Ahhhhhh. Ah.

I could have said no. I could have said, "Oh well, you know, I mostly do a comic Italian, which doesn't actually sound anything like an actual Italian person. You know, it's all, 'I'ma gonna to tella you somethin'.' Like that." I could have said that, and I didn't, and it's either because I'm greedy, or insane, or a little of both. The audition's at 10:40. I'll write more after.

Perhaps needless to say, some of my valuable time last night was spent downloading and listening to an Italian dialect sample, over and over again.

* * *

Well. That was . . . not at all worth the stress under which I put myself. Me and a camera, slate, two lines, spoken twice, and that, as they say, was that. The director wasn't even a nutter. Not remotely, and they warned me about that. I didn't even have to wait, and there was no one there. I mean . . . COME ON! <--This addressed to myself, for being such a stressed-out goob.

I have absolutely no way of knowing how well I did. Even if I thought I did particularly well, I wouldn't know, there was so little interaction. But enough of that.

One lucky upswing from this is that it sort of temporarily released my stress over tonight's work. (Oh right! I'm performing tonight!) Similar to electroshock therapy, the possibility of facing a director furious over my crap-tastic Italian dialect has zapped an interruption into my ongoing rhythm of stage fright. It is welcome. I figure I've got a good hour or so of feeling this intense relief until my anxiety back-up generator kicks in and starts running the show, and that's good enough. I can get to 3:30, when I'll be back working on the show, on this reprieve. Thanks, Powers-That-Be!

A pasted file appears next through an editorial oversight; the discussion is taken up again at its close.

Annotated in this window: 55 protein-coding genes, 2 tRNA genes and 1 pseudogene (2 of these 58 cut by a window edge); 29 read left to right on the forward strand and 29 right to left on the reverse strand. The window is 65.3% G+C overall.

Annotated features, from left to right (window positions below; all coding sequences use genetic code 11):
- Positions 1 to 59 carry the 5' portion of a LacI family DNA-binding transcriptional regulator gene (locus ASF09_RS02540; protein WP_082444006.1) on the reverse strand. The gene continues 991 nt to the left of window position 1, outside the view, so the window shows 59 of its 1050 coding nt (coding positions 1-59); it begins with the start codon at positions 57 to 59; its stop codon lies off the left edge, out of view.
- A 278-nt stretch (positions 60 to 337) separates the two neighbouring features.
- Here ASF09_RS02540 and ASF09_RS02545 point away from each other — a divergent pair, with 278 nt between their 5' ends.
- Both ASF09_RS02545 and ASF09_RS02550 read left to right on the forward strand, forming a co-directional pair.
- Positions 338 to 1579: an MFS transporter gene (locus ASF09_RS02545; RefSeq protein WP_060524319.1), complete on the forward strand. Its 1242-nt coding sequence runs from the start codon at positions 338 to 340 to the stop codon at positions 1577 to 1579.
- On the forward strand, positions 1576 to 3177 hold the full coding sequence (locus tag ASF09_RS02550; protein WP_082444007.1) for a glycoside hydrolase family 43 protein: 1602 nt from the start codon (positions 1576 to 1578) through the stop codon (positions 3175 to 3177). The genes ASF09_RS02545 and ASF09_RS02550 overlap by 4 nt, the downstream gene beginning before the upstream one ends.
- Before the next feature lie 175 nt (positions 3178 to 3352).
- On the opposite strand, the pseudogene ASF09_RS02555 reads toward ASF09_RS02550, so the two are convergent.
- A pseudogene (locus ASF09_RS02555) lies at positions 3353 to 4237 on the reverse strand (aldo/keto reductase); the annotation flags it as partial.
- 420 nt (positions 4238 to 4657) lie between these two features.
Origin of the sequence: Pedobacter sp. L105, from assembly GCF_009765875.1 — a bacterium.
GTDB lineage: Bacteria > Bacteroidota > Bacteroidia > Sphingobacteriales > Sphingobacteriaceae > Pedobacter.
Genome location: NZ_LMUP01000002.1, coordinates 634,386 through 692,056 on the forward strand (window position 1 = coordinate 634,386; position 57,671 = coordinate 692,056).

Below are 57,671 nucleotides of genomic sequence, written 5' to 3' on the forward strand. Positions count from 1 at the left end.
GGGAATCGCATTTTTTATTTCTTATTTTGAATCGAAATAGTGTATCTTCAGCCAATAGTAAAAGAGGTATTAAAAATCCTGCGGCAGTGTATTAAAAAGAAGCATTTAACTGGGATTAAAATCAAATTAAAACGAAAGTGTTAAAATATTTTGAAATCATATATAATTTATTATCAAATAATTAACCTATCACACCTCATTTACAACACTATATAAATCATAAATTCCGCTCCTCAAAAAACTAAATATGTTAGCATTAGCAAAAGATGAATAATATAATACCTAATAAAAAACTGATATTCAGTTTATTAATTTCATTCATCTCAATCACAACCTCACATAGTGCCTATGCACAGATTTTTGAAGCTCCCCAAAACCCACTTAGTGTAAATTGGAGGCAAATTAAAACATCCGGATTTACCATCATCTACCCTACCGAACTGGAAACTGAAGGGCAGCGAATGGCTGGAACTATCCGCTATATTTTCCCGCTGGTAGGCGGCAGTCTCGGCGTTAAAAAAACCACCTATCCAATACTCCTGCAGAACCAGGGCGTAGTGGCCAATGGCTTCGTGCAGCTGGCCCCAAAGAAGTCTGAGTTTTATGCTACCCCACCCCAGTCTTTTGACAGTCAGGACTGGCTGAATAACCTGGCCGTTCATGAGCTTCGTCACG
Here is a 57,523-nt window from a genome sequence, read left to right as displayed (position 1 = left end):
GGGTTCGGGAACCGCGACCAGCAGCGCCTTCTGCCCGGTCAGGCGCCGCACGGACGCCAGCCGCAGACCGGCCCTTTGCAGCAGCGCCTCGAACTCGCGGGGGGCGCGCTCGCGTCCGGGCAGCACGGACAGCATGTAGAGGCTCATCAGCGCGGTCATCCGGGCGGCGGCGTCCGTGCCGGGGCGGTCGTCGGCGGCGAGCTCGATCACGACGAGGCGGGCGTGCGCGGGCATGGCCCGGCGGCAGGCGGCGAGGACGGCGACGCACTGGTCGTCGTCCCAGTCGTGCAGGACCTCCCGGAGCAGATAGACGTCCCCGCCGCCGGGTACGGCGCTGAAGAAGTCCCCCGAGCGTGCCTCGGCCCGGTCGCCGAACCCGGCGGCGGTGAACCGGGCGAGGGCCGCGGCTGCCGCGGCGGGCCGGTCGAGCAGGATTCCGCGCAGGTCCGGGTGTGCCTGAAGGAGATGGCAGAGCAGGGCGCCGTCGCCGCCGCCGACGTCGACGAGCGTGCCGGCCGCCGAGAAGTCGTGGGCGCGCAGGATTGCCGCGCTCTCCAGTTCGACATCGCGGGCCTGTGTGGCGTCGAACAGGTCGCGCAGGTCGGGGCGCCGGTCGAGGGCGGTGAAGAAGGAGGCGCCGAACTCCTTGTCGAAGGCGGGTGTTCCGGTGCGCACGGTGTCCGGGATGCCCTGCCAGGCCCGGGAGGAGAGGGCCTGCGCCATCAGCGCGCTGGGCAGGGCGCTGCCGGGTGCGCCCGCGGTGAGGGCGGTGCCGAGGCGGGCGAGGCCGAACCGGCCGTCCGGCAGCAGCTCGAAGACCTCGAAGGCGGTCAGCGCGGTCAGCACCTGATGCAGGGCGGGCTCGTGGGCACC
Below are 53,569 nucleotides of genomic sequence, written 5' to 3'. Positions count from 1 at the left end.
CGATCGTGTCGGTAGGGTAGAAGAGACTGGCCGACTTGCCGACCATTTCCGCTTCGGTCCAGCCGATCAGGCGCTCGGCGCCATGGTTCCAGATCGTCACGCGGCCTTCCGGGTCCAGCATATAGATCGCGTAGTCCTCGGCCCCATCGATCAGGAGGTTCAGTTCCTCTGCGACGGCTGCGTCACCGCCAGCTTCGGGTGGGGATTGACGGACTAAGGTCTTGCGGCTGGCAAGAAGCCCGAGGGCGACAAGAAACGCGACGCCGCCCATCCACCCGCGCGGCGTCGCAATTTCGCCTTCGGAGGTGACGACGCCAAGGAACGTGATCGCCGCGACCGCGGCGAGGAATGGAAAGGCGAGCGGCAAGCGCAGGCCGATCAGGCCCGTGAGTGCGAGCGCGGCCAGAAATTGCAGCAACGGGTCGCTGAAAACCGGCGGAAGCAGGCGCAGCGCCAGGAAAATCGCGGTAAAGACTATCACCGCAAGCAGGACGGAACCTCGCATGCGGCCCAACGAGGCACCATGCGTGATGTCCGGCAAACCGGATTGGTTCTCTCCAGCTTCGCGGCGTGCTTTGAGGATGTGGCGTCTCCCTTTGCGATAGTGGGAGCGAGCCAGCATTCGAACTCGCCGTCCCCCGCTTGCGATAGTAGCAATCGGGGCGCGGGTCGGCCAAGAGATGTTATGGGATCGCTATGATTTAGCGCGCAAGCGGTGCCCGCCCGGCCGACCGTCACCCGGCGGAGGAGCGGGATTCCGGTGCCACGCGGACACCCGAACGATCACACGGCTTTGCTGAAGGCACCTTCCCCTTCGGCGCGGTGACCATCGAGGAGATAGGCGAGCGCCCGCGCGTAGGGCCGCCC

Apart from training to open my As and turn my Is into Es, last night was spent very similarly to how I imagined it yesterday. Which is a hell of an accomplishment, because I feel I'm at that level of stress that gets disruptive to my entire being. I'm sure most of you can relate; particularly the air-traffic controllers in my vasty readership. I'm talking in my sleep, getting awoken by cramps, having trouble focusing on one thing for an extended period and generally losing my place all over. It's silly, I know. I'm working on it, but in the meantime, I managed to rig my props and cobble a costume together and dub my sound effects and music last night instead of running around my general neighborhood, clucking like a chicken and clawing at litter with my sneakers. I didn't run the piece at all, and it wasn't until this morning that I played with my new props a bit, but there truly wasn't time.

A lot of this stress has been self-generated. Yes, it's a last-minute, original performance, but it's also all of ten minutes long and I've no idea who will actually see it -- likely no one who will have an immediate and profound effect on my creative and professional life. Plus I do exactly this kind of work ALL the TIME. Some could handle this with greater panache, and some wouldn't even feel stressed at all. Not THIS guy, though. (sigh...) Without getting self-aggrandizing, some of it has to do with how important the work is to me. Without getting self-deprecating, some of it has to do with a finely honed sense of insecurity. Add a dash of general excitement at being allowed to make stuff up and show it to people, and you've got a giddy stress souffle just ripe for voracious consumption!

A lot is waiting on today's pre-show tech time and run. It had to. There was just little way for me to work things out without the space itself and all its quirky accoutrement. So this afternoon will tell the tale, and adjustments will likely be numerous and made as I go. I think I might even be able to relax into it a bit, if I try hard enough. Er, uh: if I don't try hard . . . enough. Wait. Oh, to hell with it. A relaxed person, I am not. But I do enjoy good, hard work, and I've plenty of that to do, which is always better than just waiting for curtain.

Of course, the end of the tale isn't until the fall of that curtain...